While security and greater economic cooperation and integration will provide the foundation for strength and prosperity in Central Asia, lasting security and stability cannot be achieved without the development of democracy and respect for universally recognized human rights. The United States has been accused of sacrificing our core values on democracy and respect for human rights in order to increase the development of bilateral security relationships in the region.
This could not be farther from the truth. Our engagement with the five Central Asian states has consistently included frank and open discussions of the need for political liberalization, good governance, civil society capacity building, and human rights concerns and we will continue to advocate for credible and concrete action on these priorities.
As Secretary Clinton said at last month’s Global Counterterrorism Conference in Istanbul, “when nations violate human rights and undermine the rule of law, even in the pursuit of terrorists, it feeds radicalization, gives propaganda tools to the extremists, and ultimately undermines our common efforts.” We believe that limits on civil liberties and freedom are destabilizing for any nation, and we make a point of conveying that belief to our Central Asian partners during our frequent meetings and dialogues.
Importantly, the Secretary also acknowledged that the United States has not always had a perfect record when it comes to the use of such counterterrorism methods, opening the door for further honest discussions on the most effective ways to combat terrorism while still maintaining a healthy respect for fundamental human rights.
We feel strongly that the best way to advocate and advance U.S. interests across the region is by enhanced engagement at all levels with the Central Asian governments, civil society, and people themselves. In addition to regular diplomatic engagements and visits by senior officials, I chair the Annual Bilateral Consultation process with each of the five Central Asian countries. These consultations are face-to-face, structured dialogues based on a jointly developed agenda. We hold candid discussions on the full spectrum of issues including human rights, religious freedom, science and technology collaboration, economic development, defense cooperation, and other subjects that either side would like to discuss.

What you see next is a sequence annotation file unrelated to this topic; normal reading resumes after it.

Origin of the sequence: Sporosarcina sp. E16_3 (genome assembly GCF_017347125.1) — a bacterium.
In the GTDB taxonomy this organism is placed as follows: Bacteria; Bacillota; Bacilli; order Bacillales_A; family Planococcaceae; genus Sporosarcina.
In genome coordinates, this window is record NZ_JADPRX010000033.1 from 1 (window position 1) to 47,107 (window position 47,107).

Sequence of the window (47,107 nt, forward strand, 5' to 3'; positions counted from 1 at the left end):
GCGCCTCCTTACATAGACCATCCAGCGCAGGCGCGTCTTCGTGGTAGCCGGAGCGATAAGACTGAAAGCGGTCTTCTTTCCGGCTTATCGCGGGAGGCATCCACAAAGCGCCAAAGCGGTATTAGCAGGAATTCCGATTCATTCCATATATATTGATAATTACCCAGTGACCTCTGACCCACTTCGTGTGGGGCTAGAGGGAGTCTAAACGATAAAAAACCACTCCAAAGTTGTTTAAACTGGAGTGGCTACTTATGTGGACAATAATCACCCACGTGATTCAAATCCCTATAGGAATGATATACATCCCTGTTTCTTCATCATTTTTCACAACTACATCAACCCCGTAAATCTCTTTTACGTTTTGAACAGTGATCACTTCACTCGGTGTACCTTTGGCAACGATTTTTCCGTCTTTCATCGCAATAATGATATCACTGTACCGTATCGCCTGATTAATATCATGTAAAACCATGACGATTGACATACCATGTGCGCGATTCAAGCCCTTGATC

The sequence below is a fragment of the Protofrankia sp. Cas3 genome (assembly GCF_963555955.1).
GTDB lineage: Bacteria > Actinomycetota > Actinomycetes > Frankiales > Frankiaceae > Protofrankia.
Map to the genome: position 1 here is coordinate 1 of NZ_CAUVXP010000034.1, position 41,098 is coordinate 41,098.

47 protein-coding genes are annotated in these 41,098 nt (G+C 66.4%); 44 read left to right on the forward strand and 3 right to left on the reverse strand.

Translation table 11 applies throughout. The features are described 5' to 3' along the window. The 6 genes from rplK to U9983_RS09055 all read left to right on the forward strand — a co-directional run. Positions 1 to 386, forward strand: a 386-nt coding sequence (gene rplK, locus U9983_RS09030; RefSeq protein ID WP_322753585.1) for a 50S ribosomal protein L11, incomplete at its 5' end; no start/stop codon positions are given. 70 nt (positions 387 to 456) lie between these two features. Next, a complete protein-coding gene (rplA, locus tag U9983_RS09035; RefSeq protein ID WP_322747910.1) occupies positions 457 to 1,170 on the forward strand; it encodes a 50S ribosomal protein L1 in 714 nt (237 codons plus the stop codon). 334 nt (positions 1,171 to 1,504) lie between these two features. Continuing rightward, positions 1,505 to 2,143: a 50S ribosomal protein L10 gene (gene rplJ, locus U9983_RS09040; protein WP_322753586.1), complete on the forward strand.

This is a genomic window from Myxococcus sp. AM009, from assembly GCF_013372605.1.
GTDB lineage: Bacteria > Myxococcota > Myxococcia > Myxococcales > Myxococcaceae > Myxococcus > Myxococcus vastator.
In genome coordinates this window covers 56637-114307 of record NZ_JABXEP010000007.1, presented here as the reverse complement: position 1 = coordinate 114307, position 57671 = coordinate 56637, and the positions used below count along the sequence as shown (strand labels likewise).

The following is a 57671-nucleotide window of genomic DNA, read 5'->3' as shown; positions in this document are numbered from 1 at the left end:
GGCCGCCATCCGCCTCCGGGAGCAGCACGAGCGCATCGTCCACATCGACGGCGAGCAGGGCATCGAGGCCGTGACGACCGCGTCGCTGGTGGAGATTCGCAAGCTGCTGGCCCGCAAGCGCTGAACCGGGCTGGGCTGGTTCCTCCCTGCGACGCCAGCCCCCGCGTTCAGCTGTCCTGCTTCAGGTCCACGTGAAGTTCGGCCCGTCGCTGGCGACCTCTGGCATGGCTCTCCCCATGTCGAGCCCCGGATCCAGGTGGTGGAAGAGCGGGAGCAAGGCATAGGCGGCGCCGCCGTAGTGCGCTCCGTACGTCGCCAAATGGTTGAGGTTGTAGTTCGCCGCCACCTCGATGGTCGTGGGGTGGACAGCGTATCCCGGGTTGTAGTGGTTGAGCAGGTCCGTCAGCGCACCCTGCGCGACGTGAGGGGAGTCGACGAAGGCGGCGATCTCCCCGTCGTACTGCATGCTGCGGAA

The ABC process has given seats at the table to virtually the entire United States Government, including the Departments of Defense, Energy, and Commerce, and of course the U.S. Trade Representative, to mention just a few of the most active participants. Each discussion results in a concrete work plan that outlines practical steps to advance U.S. and partner policy goals. This year, we have already held such consultations with the governments of Turkmenistan, Tajikistan, and Kazakhstan, and I look forward to traveling next month to Tashkent and Bishkek to participate in additional consultations this summer.
Let me conclude by recalling President Obama’s promise that as Afghanistan stands up, it will not stand alone. Afghanistan’s neighbors have an especially key role to play as it continues to develop the domestic institutions and international connections it will need to carry it into the future. The United States is committed to aiding Central Asia in playing its role, through security, economic, and technical assistance and collaboration on regional economic cooperation efforts, in addition to our support for civil society capacity building, and the advancement of democracy and human rights.
Ladies and gentlemen, we, our NATO Allies and partners such as the Central Asian states have come a long way since the Lisbon summit in 2010. To be sure, many challenges lie ahead. But recent successes such as the NATO Summit and the Tokyo Conference show the strong international resolve to support the transformation decade in Afghanistan from 2014 to 2024. Our Central Asian friends will be at the heart of those efforts, and we will be working closely with them.
Again, let me thank Carnegie, Brookings, and the Konrad Adenauer Foundation for their support for this important conference.
Question: Thanks. Alexandrous Peterson from the Woodrow Wilson Center. Thank you Ambassador Blake for your remarks. They’re very interesting.
I noticed, however, that the three main reasons you mentioned that the United States is going to stay involved in the region had to do with Afghanistan centrally. I wonder if you could maybe elaborate more on reasons that we might stay involved in the region that have essentially to do with the five Soviet Central Asian states, the strategic countries in the region like Uzbekistan, Kazakhstan, Turkmenistan.